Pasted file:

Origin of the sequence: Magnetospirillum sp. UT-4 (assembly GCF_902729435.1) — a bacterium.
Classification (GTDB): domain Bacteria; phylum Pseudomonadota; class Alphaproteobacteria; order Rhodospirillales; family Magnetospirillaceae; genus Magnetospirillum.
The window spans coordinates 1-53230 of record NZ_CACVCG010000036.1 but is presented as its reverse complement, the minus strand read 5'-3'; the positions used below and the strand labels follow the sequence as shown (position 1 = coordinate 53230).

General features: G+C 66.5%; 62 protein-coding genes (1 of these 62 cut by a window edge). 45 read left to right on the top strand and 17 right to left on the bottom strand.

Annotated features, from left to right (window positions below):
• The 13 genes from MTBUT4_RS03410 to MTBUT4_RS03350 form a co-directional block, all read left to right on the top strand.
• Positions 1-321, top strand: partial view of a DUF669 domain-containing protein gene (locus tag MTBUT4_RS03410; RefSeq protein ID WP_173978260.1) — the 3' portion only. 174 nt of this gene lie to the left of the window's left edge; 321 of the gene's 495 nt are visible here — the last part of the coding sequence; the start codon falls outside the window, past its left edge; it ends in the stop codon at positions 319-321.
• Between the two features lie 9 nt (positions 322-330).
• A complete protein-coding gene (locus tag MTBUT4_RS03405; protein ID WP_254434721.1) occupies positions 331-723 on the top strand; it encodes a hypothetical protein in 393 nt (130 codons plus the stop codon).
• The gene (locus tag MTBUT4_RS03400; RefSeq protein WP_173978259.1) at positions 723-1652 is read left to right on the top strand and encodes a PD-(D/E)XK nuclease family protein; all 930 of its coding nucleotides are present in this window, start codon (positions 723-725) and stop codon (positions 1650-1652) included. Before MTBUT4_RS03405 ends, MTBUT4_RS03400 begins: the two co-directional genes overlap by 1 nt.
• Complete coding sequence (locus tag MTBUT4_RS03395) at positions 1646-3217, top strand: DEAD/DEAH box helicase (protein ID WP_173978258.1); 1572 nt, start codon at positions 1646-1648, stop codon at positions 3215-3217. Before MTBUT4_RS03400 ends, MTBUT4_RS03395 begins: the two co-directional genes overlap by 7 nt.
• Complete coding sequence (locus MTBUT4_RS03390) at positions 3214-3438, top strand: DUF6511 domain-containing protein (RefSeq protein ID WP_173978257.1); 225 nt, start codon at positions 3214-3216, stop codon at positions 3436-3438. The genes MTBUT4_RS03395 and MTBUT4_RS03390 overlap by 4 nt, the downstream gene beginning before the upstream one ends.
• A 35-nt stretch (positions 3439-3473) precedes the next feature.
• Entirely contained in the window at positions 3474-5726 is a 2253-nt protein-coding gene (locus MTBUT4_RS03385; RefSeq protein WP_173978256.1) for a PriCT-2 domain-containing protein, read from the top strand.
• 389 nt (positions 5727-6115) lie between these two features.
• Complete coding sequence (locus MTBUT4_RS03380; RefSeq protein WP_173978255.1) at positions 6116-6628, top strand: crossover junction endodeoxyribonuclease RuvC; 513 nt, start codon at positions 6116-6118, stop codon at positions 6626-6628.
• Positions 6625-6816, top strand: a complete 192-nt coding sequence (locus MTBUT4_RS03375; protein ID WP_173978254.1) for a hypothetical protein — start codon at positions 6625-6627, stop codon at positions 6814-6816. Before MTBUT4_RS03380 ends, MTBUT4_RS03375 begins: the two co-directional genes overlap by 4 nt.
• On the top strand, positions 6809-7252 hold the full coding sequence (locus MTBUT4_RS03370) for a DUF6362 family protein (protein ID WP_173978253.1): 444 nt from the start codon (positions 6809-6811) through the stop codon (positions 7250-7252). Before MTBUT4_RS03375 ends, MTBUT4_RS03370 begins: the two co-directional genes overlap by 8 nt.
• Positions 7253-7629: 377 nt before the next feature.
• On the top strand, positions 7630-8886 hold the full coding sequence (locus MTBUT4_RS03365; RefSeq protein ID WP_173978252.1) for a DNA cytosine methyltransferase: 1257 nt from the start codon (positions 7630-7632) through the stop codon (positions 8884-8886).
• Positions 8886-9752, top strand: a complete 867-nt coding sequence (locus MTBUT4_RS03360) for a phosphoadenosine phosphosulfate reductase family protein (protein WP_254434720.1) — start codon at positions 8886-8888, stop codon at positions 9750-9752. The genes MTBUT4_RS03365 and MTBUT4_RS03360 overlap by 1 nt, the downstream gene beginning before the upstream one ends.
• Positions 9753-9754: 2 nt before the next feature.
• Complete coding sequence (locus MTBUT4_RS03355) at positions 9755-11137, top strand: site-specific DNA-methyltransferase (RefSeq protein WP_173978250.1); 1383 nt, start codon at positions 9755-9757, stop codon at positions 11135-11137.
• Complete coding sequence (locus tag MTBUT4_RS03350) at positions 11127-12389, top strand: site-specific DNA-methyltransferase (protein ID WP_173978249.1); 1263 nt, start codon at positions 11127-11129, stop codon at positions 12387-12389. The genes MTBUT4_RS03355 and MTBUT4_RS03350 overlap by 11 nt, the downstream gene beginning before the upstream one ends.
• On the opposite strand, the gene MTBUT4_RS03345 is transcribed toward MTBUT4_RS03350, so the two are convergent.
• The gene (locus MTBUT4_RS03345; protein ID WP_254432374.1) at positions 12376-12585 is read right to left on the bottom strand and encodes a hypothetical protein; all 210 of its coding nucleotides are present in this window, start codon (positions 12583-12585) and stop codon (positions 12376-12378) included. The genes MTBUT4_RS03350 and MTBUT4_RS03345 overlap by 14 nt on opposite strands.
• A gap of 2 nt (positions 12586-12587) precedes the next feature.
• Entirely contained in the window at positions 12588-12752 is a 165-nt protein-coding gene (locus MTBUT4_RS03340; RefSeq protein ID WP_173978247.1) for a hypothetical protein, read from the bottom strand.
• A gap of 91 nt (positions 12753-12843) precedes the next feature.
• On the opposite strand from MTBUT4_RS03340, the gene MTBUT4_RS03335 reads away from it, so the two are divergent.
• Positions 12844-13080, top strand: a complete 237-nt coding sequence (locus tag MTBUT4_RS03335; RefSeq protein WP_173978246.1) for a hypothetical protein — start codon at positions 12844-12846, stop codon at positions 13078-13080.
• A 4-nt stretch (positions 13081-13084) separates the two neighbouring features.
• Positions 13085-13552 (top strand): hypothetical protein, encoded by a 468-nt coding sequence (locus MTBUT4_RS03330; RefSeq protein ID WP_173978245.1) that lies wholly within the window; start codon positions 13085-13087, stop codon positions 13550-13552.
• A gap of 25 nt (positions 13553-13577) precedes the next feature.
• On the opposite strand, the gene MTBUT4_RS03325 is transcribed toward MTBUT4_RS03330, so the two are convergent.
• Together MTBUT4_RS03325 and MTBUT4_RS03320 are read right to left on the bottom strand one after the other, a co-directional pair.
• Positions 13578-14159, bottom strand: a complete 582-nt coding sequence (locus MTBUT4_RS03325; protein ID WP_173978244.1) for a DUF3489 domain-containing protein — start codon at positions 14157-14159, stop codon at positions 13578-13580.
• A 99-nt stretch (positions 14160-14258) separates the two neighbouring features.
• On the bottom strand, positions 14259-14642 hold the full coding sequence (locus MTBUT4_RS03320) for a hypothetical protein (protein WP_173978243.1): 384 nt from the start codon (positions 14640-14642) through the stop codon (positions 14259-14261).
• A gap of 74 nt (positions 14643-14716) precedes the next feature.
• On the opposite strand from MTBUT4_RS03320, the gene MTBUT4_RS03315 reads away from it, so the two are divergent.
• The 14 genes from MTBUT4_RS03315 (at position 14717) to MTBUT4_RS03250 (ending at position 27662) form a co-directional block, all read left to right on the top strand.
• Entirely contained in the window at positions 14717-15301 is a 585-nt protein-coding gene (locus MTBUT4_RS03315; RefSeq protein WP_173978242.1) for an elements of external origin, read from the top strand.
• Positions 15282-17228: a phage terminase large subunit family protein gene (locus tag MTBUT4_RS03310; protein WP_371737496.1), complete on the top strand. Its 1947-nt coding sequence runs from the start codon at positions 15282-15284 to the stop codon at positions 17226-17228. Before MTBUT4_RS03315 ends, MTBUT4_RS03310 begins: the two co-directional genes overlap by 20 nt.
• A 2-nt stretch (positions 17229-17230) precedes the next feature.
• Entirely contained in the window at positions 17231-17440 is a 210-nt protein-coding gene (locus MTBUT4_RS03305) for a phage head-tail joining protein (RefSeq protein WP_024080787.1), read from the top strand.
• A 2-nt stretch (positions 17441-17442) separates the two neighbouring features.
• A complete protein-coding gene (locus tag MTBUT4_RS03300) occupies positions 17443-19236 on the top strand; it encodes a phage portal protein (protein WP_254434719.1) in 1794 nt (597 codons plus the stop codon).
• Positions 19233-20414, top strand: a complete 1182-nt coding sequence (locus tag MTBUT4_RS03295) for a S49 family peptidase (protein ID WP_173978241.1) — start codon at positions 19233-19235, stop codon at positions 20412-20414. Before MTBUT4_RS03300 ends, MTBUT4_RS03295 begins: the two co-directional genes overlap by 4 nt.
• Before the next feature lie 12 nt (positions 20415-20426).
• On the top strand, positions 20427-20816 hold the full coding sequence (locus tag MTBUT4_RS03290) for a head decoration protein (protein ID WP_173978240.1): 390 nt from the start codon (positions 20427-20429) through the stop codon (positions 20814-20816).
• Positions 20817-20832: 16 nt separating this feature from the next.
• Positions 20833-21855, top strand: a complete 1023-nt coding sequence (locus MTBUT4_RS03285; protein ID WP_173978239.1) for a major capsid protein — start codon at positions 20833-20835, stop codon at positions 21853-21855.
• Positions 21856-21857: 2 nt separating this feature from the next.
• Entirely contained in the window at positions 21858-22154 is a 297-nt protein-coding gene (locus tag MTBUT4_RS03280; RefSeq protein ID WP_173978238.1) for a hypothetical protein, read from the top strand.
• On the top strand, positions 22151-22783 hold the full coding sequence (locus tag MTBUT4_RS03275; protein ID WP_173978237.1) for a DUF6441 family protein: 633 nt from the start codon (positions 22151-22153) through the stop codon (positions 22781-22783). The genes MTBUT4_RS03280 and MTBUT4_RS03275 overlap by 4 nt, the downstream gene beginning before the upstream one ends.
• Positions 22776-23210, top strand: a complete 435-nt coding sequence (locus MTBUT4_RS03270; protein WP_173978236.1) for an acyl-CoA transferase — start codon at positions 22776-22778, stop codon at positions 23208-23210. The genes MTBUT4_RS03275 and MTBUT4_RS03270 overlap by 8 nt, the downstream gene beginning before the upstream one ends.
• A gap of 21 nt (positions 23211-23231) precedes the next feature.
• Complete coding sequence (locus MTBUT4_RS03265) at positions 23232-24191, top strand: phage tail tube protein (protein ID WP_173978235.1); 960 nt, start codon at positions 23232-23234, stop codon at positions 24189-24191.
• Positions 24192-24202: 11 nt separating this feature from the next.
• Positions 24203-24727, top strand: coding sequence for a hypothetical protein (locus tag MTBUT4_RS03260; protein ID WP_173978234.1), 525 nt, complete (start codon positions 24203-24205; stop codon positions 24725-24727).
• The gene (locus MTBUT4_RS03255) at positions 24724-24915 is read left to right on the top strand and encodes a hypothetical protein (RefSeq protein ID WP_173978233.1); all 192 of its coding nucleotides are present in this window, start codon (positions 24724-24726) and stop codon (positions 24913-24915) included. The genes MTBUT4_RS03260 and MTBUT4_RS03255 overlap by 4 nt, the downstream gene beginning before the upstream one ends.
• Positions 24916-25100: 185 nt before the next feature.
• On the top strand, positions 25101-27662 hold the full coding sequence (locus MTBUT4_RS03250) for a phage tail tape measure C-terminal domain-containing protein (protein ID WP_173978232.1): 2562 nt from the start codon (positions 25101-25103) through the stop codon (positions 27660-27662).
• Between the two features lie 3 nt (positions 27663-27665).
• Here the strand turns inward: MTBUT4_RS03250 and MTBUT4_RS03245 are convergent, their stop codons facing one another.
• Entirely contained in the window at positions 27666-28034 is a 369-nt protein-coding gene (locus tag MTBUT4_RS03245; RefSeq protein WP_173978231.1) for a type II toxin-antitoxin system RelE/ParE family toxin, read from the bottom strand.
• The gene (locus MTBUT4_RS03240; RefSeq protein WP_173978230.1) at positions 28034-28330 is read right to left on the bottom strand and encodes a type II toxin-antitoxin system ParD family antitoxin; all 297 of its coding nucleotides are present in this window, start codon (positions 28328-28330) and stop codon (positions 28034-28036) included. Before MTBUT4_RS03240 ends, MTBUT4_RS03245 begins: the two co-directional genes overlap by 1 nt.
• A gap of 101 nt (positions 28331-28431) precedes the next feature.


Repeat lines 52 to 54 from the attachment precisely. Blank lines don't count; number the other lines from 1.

• Positions 20817-20832: 16 nt separating this feature from the next.
• Positions 20833-21855, top strand: a complete 1023-nt coding sequence (locus MTBUT4_RS03285; protein ID WP_173978239.1) for a major capsid protein — start codon at positions 20833-20835, stop codon at positions 21853-21855.
• Positions 21856-21857: 2 nt separating this feature from the next.